During the field season of 2012, the remains of the Swedish camp was located east of the actual battlefield. Here, the distribution of finds tells a different story, compared to what has been found along the top of the ridge where the fighting began and the main Swedish line of defense was located. Uncovered within the Swedish camp is evidence of intense hand-to-hand combat, standing in contrast to the battlefield proper where projectiles were shot at the enemy from a distance (fig. 15). This was literally the last stand where small groups of men, soldiers or local militia, were surrounded by von Dohna’s mercenaries and had to fight it out or surrender. In the end, the Danish forces are said to have lost only 19 men. The number of fallen among the defenders is unknown; but, according to the lines contained in Rantzau’s war diary, several hundred is a qualified guess. Most of them were local lads, forced to take part in a battle to defend their homes and villages. Their ultimate sacrifice became a footnote in a long and extremely brutal international conflict.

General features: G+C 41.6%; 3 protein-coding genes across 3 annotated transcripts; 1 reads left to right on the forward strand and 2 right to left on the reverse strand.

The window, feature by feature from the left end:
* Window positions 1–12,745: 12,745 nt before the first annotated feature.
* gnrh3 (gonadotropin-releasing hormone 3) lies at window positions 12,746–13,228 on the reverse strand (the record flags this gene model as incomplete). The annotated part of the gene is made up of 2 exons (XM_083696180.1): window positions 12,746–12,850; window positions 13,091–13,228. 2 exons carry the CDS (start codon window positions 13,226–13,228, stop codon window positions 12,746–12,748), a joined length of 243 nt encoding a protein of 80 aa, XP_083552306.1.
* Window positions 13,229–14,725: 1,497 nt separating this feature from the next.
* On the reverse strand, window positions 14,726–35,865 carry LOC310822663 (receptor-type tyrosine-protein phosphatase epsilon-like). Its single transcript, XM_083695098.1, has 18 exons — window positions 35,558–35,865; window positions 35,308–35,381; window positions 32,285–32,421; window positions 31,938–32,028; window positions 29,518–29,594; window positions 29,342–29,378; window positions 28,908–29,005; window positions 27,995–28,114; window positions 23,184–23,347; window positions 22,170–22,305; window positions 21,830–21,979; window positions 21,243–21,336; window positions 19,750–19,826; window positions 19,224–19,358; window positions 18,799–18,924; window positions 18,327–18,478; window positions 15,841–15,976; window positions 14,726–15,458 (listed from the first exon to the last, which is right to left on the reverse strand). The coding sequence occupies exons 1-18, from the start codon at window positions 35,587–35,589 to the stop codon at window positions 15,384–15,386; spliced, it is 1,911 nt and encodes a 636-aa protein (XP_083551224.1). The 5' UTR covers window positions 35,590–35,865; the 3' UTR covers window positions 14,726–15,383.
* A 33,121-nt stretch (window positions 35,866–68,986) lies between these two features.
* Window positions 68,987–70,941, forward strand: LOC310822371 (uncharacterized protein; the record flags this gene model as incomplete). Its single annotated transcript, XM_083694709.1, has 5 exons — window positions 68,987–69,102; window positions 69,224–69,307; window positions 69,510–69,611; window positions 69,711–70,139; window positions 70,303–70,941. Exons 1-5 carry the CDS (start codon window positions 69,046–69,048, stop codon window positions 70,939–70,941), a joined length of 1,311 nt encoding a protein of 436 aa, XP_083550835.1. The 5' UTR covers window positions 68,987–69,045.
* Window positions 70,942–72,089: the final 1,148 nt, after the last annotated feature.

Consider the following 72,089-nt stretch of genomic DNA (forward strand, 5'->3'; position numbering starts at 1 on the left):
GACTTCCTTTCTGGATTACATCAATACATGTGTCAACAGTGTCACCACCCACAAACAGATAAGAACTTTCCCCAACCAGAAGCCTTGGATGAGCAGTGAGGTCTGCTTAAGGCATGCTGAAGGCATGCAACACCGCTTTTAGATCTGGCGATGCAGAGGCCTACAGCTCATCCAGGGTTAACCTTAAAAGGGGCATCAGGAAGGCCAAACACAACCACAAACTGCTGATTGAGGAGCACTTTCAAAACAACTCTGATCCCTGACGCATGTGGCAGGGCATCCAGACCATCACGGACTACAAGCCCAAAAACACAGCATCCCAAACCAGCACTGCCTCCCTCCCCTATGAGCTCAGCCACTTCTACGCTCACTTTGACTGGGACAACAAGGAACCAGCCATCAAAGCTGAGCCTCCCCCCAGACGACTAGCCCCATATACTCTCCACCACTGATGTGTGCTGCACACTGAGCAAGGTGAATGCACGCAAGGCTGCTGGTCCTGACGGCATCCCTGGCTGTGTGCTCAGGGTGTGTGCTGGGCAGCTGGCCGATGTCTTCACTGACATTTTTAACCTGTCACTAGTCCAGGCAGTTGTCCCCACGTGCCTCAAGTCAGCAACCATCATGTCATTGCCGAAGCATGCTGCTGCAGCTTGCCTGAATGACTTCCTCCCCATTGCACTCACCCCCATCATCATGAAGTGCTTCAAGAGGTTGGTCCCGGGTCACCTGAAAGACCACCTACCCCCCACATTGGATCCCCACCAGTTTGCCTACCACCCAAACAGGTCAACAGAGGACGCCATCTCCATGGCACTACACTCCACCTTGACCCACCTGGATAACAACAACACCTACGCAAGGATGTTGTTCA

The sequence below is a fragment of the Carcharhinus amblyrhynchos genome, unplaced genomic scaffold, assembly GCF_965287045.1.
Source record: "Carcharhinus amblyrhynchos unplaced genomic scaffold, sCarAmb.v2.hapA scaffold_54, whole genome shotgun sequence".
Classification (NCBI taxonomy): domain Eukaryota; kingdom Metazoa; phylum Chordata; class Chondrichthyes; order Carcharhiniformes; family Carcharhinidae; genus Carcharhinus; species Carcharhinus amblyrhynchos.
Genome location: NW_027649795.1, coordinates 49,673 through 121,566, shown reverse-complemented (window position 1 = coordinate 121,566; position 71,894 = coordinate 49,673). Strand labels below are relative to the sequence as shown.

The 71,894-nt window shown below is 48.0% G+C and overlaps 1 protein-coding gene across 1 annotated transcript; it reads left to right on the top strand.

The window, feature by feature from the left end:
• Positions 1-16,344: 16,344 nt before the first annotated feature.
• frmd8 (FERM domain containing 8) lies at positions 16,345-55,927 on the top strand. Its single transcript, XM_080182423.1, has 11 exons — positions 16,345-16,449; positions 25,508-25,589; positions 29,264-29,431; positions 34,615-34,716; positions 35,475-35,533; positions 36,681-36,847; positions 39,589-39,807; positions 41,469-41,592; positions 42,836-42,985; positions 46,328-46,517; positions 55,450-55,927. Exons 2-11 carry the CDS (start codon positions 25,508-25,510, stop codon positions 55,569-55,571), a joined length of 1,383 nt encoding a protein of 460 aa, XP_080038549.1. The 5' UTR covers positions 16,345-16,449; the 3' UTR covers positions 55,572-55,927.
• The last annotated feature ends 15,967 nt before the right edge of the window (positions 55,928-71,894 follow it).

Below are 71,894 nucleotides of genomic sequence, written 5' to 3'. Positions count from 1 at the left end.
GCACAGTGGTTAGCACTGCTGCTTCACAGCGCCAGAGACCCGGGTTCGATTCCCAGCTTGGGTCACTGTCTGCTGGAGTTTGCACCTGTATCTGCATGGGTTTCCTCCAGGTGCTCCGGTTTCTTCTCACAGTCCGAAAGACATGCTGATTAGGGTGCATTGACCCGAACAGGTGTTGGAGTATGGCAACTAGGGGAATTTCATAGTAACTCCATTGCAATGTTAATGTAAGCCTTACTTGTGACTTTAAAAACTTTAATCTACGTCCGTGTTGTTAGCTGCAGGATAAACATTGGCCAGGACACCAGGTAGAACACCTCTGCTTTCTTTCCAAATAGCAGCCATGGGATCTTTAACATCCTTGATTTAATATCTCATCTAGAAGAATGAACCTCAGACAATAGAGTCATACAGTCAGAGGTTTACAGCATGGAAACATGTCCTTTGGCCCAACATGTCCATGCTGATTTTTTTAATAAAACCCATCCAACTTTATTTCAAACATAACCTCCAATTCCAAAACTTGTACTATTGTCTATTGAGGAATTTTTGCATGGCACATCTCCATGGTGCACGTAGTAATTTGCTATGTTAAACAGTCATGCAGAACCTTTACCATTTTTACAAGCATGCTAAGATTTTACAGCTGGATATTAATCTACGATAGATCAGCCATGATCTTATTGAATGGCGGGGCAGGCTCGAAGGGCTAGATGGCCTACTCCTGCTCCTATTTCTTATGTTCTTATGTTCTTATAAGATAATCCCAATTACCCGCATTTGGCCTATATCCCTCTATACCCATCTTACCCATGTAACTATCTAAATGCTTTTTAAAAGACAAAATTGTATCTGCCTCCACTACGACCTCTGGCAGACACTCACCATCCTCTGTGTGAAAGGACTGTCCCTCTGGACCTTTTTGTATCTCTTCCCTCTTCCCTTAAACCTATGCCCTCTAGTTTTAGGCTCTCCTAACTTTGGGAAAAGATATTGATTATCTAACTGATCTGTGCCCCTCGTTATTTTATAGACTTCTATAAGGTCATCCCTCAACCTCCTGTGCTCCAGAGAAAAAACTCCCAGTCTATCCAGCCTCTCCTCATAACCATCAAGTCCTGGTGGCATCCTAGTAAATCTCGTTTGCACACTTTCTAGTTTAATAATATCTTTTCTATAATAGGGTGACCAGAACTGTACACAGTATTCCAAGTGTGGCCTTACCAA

This summarizes much of what our project has achieved so far. With limited financial resources and relatively few days spent in the field, we have managed to locate and research a 16th century battlefield. It has been possible to reconstruct and, to a certain point, understand what happened on that faithful day in October 1567. Today, the finds from the site are exhibited in the Miliseum Military Museum after having been painstakingly conserved. Four and a half century in the acidic soils of northern Småland does take its toll on metal objects. For this costly process, the project has received generous economic support from SMHA (Swedish Military Heritage), a recognition of the importance of our results in relation to national military history.